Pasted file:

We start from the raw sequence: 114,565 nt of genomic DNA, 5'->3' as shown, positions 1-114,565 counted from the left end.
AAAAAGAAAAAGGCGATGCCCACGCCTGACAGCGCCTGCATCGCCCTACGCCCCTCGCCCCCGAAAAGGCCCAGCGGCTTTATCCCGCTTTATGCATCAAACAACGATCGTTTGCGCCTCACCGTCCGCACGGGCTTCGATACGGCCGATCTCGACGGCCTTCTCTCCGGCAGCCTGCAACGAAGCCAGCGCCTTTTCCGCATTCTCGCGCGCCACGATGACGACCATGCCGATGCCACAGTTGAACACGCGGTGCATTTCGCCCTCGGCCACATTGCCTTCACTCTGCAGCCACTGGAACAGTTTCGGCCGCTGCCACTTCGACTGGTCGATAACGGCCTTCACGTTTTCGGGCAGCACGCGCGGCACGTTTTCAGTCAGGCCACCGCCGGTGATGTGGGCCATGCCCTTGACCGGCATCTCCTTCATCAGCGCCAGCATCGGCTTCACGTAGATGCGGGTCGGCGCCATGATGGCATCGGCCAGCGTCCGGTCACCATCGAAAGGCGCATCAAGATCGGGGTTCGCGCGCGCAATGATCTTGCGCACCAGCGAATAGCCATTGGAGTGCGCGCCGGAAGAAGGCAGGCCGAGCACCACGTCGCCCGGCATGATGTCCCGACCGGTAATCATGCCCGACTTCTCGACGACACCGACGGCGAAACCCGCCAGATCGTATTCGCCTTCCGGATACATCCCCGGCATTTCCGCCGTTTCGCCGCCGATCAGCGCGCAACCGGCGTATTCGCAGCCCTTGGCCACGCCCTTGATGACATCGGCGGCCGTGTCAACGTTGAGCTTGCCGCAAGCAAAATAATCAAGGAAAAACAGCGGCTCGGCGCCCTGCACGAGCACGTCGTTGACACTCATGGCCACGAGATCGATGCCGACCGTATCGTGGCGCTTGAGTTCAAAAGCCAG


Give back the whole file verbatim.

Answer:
We start from the raw sequence: 114,565 nt of genomic DNA, 5'->3' as shown, positions 1-114,565 counted from the left end.
AAAAAGAAAAAGGCGATGCCCACGCCTGACAGCGCCTGCATCGCCCTACGCCCCTCGCCCCCGAAAAGGCCCAGCGGCTTTATCCCGCTTTATGCATCAAACAACGATCGTTTGCGCCTCACCGTCCGCACGGGCTTCGATACGGCCGATCTCGACGGCCTTCTCTCCGGCAGCCTGCAACGAAGCCAGCGCCTTTTCCGCATTCTCGCGCGCCACGATGACGACCATGCCGATGCCACAGTTGAACACGCGGTGCATTTCGCCCTCGGCCACATTGCCTTCACTCTGCAGCCACTGGAACAGTTTCGGCCGCTGCCACTTCGACTGGTCGATAACGGCCTTCACGTTTTCGGGCAGCACGCGCGGCACGTTTTCAGTCAGGCCACCGCCGGTGATGTGGGCCATGCCCTTGACCGGCATCTCCTTCATCAGCGCCAGCATCGGCTTCACGTAGATGCGGGTCGGCGCCATGATGGCATCGGCCAGCGTCCGGTCACCATCGAAAGGCGCATCAAGATCGGGGTTCGCGCGCGCAATGATCTTGCGCACCAGCGAATAGCCATTGGAGTGCGCGCCGGAAGAAGGCAGGCCGAGCACCACGTCGCCCGGCATGATGTCCCGACCGGTAATCATGCCCGACTTCTCGACGACACCGACGGCGAAACCCGCCAGATCGTATTCGCCTTCCGGATACATCCCCGGCATTTCCGCCGTTTCGCCGCCGATCAGCGCGCAACCGGCGTATTCGCAGCCCTTGGCCACGCCCTTGATGACATCGGCGGCCGTGTCAACGTTGAGCTTGCCGCAAGCAAAATAATCAAGGAAAAACAGCGGCTCGGCGCCCTGCACGAGCACGTCGTTGACACTCATGGCCACGAGATCGATGCCGACCGTATCGTGGCGCTTGAGTTCAAAAGCCAG